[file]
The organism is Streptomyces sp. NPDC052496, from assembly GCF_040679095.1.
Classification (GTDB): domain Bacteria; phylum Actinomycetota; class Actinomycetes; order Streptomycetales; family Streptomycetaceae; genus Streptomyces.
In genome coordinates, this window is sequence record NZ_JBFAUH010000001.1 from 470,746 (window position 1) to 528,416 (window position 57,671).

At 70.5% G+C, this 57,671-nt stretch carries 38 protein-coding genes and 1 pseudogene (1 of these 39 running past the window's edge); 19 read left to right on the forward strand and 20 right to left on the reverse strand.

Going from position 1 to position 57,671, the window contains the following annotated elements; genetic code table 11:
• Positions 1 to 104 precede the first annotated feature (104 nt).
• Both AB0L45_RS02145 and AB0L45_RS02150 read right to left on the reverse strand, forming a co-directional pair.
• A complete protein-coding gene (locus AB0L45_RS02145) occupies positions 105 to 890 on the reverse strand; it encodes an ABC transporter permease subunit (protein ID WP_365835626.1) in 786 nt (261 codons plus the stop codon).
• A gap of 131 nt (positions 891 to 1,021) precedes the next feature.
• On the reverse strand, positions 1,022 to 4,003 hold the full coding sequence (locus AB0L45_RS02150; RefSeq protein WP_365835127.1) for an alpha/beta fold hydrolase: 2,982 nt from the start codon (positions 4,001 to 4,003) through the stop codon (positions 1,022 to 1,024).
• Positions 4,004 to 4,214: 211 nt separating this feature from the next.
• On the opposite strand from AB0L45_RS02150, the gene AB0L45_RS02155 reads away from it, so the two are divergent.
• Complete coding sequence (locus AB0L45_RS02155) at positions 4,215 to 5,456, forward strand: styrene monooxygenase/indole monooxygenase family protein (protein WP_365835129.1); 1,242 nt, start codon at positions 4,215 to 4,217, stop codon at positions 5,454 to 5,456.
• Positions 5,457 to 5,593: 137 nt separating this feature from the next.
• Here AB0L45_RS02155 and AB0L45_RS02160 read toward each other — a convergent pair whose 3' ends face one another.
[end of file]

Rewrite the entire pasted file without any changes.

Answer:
The organism is Streptomyces sp. NPDC052496, from assembly GCF_040679095.1.
Classification (GTDB): domain Bacteria; phylum Actinomycetota; class Actinomycetes; order Streptomycetales; family Streptomycetaceae; genus Streptomyces.
In genome coordinates, this window is sequence record NZ_JBFAUH010000001.1 from 470,746 (window position 1) to 528,416 (window position 57,671).

At 70.5% G+C, this 57,671-nt stretch carries 38 protein-coding genes and 1 pseudogene (1 of these 39 running past the window's edge); 19 read left to right on the forward strand and 20 right to left on the reverse strand.

Going from position 1 to position 57,671, the window contains the following annotated elements; genetic code table 11:
• Positions 1 to 104 precede the first annotated feature (104 nt).
• Both AB0L45_RS02145 and AB0L45_RS02150 read right to left on the reverse strand, forming a co-directional pair.
• A complete protein-coding gene (locus AB0L45_RS02145) occupies positions 105 to 890 on the reverse strand; it encodes an ABC transporter permease subunit (protein ID WP_365835626.1) in 786 nt (261 codons plus the stop codon).
• A gap of 131 nt (positions 891 to 1,021) precedes the next feature.
• On the reverse strand, positions 1,022 to 4,003 hold the full coding sequence (locus AB0L45_RS02150; RefSeq protein WP_365835127.1) for an alpha/beta fold hydrolase: 2,982 nt from the start codon (positions 4,001 to 4,003) through the stop codon (positions 1,022 to 1,024).
• Positions 4,004 to 4,214: 211 nt separating this feature from the next.
• On the opposite strand from AB0L45_RS02150, the gene AB0L45_RS02155 reads away from it, so the two are divergent.
• Complete coding sequence (locus AB0L45_RS02155) at positions 4,215 to 5,456, forward strand: styrene monooxygenase/indole monooxygenase family protein (protein WP_365835129.1); 1,242 nt, start codon at positions 4,215 to 4,217, stop codon at positions 5,454 to 5,456.
• Positions 5,457 to 5,593: 137 nt separating this feature from the next.
• Here AB0L45_RS02155 and AB0L45_RS02160 read toward each other — a convergent pair whose 3' ends face one another.